Eighth Regiment Connecticut Volunteers

Company A, Inc.

Jackson Valley Campaign (1st.Md.Co.H) Event Report

Ed Strang Scout Camp
June 17-18, 2006
Goshen, Conn.
Unity, Virginia
June 18, 1862

Dear Friends,

Having arrived at this point in the valley, I began looking around for familiar faces, thinking surely I would see some. And that I did, many a kind face, and we all shook hands. I was directed towards the camps up a wood road, but got most there only to discover a wagon off in a ditch, and all the occupants scurrying around on a bluster. I just turned and retraced my steps to avoid getting sucked up in the storm, and when I did see a team be brought up to extract the wagon, did I resume my hike. Upon finding the camp, all laid out in a huge field in the middle of the woods, I asked directions to our company, and was so very pleased to find they had volunteered for picket, adn were occupying a base camp in the dense woods among a bed of grass and ferns. The protection from the sun and elements was most acceptable. There we passed a quiet night, with a nice fire to guide men from camp to us, and us to the picket lines.

In the morning, thre was a battalion formation and inspection. We were deployed as pickets once more, covering the right flank of the army here. Rations were drawn, and distributed among the men.

In time, there was some operations detected towards us by the rebel Jackson, and we were told to hold our position. The main attacks were towards the center and left, but we held, and screened our falnks from cavalry in the meantime. When all operations seemed to leave us, we moved more toward the front and center along some wood trails, and later became engaged skirmishing with the rebels there. We sort of twisted and turned our fronts like waltzing and spinning, then determined to disengage, return to our original positions, and if all was quiet there. to move on the left flank. This we did, and came in sight of a carraige with a secret weapon mounted. It was a Gatling gun, bang-banging away into teh attacking rebels. The rebels knew not to come diect, so were posting on the flanks once more, and there they were successful after many attempts of breaking our line, and taking the gun. From there, we were obliged to take to long way back to camp. And it was not so long as it was hard. Mutters became oathes from the ranks, but we emerged from the woods right where we wanted to be, and all was forgotten. We reseted a little, then were called once more to move. We marched by the left flank, and our company was put in reserve to support Capt. Bryda's skirmishers, who passed through the Twon of Unity, flushing all citizens and wood ticks in their path. We followed, check ed every alley and shop for rebels, and came into line to join the battle of Front Royal. We were attacked on the left flank, the front, and hit with artillery. That was just our company. Needless to say, we were sacrificed for the cause. Dead to the man.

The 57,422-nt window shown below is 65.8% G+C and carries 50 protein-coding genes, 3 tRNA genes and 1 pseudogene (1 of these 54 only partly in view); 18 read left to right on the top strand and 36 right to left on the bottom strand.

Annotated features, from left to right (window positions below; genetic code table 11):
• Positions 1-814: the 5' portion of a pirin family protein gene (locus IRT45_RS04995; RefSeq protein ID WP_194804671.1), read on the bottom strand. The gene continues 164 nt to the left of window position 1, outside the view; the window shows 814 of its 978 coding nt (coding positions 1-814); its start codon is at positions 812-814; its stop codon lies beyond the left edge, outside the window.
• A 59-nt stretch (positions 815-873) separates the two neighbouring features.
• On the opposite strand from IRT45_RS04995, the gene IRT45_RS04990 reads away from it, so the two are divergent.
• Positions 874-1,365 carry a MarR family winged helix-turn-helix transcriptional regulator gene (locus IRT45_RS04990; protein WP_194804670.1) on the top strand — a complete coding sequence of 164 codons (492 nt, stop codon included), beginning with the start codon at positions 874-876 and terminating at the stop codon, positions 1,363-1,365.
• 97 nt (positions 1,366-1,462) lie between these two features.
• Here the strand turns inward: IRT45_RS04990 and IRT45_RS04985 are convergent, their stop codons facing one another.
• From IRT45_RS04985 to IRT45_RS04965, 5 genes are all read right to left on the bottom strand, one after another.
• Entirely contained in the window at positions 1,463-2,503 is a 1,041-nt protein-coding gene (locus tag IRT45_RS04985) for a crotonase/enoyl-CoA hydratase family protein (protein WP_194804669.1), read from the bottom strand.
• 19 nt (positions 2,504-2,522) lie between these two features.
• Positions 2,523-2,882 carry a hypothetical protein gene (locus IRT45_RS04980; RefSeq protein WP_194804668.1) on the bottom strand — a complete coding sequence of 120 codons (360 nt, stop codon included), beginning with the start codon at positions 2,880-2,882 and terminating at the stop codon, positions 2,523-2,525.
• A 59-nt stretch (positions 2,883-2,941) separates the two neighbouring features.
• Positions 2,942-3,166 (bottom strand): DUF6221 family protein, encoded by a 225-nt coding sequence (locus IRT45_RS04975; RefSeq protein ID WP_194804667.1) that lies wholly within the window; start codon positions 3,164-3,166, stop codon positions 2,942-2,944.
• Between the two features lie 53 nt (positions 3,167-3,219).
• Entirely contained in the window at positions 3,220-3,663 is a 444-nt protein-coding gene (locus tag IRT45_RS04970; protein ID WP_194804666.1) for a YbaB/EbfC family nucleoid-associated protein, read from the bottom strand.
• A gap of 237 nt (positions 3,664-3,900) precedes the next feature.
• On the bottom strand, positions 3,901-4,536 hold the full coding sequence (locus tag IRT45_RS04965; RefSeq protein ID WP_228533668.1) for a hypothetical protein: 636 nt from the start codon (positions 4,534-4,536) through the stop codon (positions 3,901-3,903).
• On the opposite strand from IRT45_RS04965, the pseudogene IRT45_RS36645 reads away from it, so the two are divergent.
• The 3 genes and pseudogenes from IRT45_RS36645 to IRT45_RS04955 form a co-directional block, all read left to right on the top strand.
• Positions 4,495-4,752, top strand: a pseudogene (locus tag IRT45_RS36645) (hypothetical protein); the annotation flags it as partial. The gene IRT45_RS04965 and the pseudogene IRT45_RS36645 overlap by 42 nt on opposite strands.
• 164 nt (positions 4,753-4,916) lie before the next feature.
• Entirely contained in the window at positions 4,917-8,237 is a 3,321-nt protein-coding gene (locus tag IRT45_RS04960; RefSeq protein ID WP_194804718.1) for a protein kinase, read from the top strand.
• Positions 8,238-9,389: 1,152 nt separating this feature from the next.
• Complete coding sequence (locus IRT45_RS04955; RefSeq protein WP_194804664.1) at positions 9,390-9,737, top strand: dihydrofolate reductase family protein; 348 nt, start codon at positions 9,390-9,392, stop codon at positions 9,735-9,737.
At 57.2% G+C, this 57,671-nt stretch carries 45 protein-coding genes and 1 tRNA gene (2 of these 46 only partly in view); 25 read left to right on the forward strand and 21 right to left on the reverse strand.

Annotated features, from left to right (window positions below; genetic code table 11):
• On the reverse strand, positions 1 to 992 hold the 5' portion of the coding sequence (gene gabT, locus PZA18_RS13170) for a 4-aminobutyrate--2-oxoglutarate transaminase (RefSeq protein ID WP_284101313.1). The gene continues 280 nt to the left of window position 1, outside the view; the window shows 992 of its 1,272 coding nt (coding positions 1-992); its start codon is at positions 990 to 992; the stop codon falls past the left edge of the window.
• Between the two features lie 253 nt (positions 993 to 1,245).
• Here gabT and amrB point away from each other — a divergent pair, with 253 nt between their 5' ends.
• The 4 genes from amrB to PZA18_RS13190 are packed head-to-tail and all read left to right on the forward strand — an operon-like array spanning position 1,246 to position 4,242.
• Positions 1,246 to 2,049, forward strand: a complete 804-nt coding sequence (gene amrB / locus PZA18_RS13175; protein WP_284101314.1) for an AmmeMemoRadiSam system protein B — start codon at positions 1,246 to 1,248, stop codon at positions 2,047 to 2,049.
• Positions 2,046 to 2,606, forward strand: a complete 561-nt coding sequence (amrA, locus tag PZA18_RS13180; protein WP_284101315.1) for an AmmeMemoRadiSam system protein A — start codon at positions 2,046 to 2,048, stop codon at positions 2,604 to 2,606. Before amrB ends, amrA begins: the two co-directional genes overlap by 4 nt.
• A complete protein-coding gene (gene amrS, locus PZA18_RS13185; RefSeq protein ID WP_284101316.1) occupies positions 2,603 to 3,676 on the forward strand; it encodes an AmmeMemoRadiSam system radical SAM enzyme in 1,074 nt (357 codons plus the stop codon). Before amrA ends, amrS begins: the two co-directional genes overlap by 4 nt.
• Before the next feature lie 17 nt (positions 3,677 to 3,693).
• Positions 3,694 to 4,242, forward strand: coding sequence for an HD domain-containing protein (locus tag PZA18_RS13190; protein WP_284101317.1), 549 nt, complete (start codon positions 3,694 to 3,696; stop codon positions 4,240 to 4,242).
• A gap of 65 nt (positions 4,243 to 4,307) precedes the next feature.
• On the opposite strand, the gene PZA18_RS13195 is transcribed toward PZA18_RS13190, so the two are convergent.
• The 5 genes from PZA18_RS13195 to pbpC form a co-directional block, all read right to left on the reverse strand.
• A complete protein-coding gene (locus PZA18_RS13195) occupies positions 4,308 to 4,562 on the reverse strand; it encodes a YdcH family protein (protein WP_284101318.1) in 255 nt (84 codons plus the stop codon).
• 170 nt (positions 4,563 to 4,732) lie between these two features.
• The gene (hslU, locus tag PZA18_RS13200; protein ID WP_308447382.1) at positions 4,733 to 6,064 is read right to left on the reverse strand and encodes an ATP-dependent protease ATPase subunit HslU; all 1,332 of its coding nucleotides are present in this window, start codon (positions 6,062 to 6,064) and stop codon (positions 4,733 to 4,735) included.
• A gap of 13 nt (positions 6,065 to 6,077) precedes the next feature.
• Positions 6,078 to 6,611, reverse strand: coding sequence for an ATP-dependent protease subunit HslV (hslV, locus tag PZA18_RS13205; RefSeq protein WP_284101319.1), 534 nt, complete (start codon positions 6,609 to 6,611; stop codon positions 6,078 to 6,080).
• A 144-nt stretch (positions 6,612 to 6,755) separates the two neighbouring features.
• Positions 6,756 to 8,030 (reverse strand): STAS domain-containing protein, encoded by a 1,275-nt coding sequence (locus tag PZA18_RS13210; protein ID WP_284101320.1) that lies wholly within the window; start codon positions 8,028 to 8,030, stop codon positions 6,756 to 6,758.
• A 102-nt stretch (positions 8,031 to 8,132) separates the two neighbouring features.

Back in camp, the Army Engineers called for a detail to dig a canal. Some of the boys were smart to volunteer, since there was a photographer present, and all the toiling Nutmeggers were captured on plates for use in a monument being created to honor the 9th Connecticut Irish at Vicksburg. This duty was an honor to us all.

The evening was spent in Unity, at the office and grounds of the local insurance salesman. His family was kind enough to cook for us all his provisions and all our rations we could bring to him. The meal was first rate, and the socializing went on for hours after. A good time was had by all. At the close of the evening, we returned to our camp, put out the guard, and got some sleep. In the night it rained a little, but was a welcome relief fo the heat. In the morning, many of our boys weilded furloughs to go home for a day, to honor their fathers. We reported to headquarters, and moved off for the day. What became of the army that afternoon will be told by some one likely not to have a father.

We thank all the folks involved for making this event possible. All told it was a success. We are greatly appreciative of all that you do.

Your obedient servant,

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